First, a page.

I’m sorry. I say I’m sorry probably approximately 218 times per day. I say it to basically anyone about basically anything. It’s my catchall, my secret weapon. Say I’m sorry and then the conflict can end, right? But lately I’ve started to hate the word sorry. I use it when I don’t think I mean it. I use it when I’m just tired and want to not be having the conversation anymore, when the explanations for myself run dry or I don’t know how to justify being sad or being angry or being any of the emotions I’ve spent my whole life putting in the, “THIS IS DANGEROUS LOCK IT IN A BOX” category of my heart. I don’t know what to do. I am mad at myself for being mad at myself, or sorry about how often I say sorry. Help?
I’m sorry for even asking this
Dear I’m Sorry,
Been a little while since you’ve let all that out, eh?
Or maybe just a few days, if you’re like me, and you sit in the counselor’s office and say the same things week after week, that you don’t know how to build a person who believes in herself as herself because the habits run deep, habits of denial and apology and habits of self-deprecation and self-doubt, habits of keeping those emotions at bay so that now they loom out at you in the night and you really didn’t feel like you had to apologize about that thing you said or worried about or over-thought, but you did and now you don’t know how to take it back and you think you’ll always be like that, always the one in the wrong, even though yes you know that it’s supposed to be shared and aren’t you just a failure for not sharing it better, eh?
It’s an agonizing discernment, when we’ve done wrong. We avoid it, all of us. All. Of. Us. You included. Yes, I bet you didn’t see that coming. I didn’t either. I assumed for the longest time that I was the only person in the world who was able to be accurate about what was her fault – everything. Every fight. Every misunderstanding. Every agony.
And in doing that, I built the safest protection of all: protection from the truth.
Because here it is, the uglier truth: by apologizing for everything when you know perfectly well not everything is actually your fault, you’ve excused yourself from really owning your wrongs. You’ve allowed yourself to think that there isn’t really anything wrong with you except the deliciously dramatic EVERYTHING IN THE UNIVERSE and so by doing that, you’re keeping the real work, the work of looking at a fight and saying, “that was ugly and fierce and mean” at bay. You try to take the whole thing into yourself and in doing so you sneakily get your fix of absolution. You get the control back. You get the safe feeling back.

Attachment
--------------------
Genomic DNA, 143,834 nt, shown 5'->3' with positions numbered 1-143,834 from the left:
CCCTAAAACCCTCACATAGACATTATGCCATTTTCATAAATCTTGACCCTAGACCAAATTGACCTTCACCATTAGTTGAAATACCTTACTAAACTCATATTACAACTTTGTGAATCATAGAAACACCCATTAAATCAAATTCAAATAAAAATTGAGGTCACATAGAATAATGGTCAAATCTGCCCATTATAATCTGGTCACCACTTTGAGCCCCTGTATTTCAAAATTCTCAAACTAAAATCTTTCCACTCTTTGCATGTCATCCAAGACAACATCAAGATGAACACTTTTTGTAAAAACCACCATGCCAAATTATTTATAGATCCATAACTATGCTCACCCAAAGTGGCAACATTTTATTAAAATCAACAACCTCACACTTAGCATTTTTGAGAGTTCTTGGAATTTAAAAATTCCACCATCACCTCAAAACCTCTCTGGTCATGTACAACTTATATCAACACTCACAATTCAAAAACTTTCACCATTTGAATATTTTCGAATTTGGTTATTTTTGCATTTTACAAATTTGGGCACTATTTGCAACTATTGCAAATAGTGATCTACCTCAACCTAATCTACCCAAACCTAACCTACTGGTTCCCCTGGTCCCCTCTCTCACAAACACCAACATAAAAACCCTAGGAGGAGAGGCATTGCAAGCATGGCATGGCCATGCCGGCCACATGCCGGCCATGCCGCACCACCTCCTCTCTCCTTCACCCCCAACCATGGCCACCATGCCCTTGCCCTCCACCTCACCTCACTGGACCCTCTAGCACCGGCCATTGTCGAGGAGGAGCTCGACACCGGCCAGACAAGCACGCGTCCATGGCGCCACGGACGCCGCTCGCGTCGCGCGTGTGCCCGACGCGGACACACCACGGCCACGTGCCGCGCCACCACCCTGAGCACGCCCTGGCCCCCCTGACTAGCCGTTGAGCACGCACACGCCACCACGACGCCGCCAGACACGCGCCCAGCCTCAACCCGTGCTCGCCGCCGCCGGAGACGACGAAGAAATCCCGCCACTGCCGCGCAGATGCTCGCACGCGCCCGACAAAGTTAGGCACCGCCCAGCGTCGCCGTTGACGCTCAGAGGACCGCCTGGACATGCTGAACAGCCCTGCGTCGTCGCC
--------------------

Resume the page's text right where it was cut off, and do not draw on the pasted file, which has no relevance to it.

Let’s be free of that, shall we?
You will have done some things very wrong in this life. You will have done some things very right. Sometimes you will fight a good fight and at the end you will both cry and rage and not be sure how you made it through but you did. And sometimes you will stay in the same place and some times you will need to gather your courage like a fur coat around you and plunge into the winter of being risky and vulnerable and not say sorry as a way to escape the fight but only say it after you’ve fought longer and harder than you want to know the truth, to live the truth.
Most days it will be only one single solitary inch of work. Most days it will seem like nothing, like you’re still doing what you’ve always done, falling back into saying “sorry” as a way to make it all better or make it all go away (or make it all belong to you). Most days being in a fight will still terrify the living crap out of you and you will think, I am going to die. But you are not. You are going to live.
You are going to live more gloriously, too. With every solitary inch of work. With every moment of saying, “Am I sorry? Is this mine?” you move. You move that inch and that inch is full of glory.
I’ve long given up the ghost on becoming “perfect” at not being a perfectionist. I am one, and it moves and lives, and the solitary inch has to be full of glory because most of the time that is just what we can do. It is glory-full, even when it isn’t done exactly right or you still apologize too much or you’re still kind of controlling.
Every solitary inch of work we do is glory-full.